And to place a few strands of Grusin's black hair, which she always left so carelessly in the drain, across the bottom of the bathtub after that bleeding incident. The lie was out, I had to make it true.

Lianne seemed like a good girl when she got here, even if she did change factories because she said her vat boss got fresh. Her laugh is loud and distracts me from listening to Missus on the other side of the wall, and I might have been able to get used to that, if it weren't for Lianne's nails. She paints her nails bright red like her hands are always bleeding and she doesn't care to make it stop or to clean it off.

I've all but stopped bleeding, from my hands or anywhere else. It's a relief not to worry about cleaning it from the sink or bath.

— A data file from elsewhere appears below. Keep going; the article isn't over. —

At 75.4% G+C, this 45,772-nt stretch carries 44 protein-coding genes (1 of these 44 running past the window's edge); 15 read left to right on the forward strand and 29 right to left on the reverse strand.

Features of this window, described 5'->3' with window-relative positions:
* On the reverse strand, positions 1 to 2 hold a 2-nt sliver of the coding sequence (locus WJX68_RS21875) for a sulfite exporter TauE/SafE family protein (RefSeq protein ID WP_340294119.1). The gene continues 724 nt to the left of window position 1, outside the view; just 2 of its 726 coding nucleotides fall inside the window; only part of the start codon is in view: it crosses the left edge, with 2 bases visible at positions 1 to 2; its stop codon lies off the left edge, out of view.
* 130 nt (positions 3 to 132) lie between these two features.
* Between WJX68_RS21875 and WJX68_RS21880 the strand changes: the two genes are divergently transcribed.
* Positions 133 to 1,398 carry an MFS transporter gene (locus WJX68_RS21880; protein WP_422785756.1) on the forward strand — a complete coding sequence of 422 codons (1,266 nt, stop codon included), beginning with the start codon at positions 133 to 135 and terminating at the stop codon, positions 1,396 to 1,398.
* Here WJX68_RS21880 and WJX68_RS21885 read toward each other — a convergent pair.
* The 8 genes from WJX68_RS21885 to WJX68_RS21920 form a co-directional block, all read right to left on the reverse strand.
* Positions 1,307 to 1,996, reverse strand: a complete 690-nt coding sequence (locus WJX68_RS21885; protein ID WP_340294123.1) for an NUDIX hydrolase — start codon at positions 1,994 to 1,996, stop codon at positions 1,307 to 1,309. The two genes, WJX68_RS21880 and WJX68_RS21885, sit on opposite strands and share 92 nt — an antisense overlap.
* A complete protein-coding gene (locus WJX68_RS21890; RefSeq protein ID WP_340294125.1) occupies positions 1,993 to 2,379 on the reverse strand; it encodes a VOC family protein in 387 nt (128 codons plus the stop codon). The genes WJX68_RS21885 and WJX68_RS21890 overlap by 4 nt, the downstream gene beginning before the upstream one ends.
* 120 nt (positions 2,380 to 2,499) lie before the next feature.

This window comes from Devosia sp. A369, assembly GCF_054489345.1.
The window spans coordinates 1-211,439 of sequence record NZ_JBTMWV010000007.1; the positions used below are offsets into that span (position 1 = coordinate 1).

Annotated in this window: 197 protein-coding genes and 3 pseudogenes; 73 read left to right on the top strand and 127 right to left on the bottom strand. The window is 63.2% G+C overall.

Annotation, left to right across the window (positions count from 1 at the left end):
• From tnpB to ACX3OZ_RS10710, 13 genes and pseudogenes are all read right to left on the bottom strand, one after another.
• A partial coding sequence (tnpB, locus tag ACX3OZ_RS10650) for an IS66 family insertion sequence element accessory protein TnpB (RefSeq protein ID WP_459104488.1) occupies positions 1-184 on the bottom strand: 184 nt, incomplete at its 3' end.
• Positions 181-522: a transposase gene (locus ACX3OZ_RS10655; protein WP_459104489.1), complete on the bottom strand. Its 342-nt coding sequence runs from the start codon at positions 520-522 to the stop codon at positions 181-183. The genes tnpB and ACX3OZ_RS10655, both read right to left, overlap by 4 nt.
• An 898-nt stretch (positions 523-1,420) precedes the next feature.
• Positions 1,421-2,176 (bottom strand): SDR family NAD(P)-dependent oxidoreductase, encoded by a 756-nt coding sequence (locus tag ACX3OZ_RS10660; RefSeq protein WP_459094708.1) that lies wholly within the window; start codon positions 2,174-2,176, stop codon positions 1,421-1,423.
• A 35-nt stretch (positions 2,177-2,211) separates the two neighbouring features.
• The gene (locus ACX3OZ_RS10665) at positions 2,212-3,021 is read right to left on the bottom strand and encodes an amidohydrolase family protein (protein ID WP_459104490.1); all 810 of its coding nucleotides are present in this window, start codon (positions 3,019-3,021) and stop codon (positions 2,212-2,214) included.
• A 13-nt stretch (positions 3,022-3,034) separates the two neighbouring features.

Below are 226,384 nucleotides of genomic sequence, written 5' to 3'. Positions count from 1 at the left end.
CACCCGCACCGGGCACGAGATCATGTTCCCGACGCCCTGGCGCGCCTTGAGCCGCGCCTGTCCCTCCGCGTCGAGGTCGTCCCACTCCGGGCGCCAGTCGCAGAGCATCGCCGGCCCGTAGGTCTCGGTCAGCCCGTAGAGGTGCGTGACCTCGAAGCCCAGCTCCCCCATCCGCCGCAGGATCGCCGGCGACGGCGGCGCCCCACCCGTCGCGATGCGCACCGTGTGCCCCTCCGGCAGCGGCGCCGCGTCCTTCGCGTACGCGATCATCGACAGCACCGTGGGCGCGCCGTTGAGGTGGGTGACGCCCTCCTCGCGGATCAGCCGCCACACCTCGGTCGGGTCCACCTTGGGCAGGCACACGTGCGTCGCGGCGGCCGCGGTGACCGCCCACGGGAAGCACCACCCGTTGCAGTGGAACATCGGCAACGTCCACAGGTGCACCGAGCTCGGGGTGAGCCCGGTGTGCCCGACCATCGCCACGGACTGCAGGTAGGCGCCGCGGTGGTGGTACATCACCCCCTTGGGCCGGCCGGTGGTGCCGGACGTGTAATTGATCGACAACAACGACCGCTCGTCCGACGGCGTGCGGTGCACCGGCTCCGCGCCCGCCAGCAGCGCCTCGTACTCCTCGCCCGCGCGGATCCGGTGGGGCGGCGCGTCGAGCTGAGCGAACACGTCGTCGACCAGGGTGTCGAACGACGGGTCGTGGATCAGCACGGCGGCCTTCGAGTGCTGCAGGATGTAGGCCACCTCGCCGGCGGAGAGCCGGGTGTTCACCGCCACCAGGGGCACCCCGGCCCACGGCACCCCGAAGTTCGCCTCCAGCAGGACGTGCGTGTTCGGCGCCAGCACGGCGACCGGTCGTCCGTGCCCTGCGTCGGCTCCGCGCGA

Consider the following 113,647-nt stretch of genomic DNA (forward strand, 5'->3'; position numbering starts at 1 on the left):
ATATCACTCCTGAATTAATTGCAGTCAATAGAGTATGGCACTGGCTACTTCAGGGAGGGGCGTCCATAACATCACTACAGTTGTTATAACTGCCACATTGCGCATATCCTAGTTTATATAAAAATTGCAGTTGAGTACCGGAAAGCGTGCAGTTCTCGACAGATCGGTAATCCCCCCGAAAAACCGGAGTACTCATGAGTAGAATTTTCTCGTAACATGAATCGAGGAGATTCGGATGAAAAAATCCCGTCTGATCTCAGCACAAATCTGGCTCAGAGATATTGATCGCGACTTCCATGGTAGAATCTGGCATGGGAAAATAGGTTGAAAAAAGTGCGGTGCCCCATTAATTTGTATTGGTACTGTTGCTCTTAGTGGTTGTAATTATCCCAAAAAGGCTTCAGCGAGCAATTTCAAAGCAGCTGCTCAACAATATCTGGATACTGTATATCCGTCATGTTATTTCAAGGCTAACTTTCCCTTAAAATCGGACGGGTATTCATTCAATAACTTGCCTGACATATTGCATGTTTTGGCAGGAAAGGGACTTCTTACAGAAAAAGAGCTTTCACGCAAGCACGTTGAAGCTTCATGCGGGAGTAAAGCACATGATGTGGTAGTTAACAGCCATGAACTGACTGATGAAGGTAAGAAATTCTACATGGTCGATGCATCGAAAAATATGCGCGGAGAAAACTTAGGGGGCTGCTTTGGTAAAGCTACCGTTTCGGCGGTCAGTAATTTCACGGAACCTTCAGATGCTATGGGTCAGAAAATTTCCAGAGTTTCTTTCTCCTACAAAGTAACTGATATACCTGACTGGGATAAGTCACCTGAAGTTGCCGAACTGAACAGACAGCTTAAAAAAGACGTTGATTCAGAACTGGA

My curiosity got the best of me yesterday at breakfast and I opened one of the jars on Missus's coolbox shelf. The jar made one of those pops like it was cooked and sealed, popping open a loud hello to you when you open it again.

It smelled of nothing. At first. I pulled my finger away and there was a small swoop where I'd creased the top of the stuff in the jar. I smelled it up close, and put that tallow swoop on my tongue. And then there was more to it. Butter, maybe. Something sweet, something salty. Like sucking on the back of my hand, like a girl's hand.

Lianne had already left and Missus was never to be heard in the morning before dawn. I tried to smudge my finger over the mark in the jar, and then a spoon, but that just made it worse.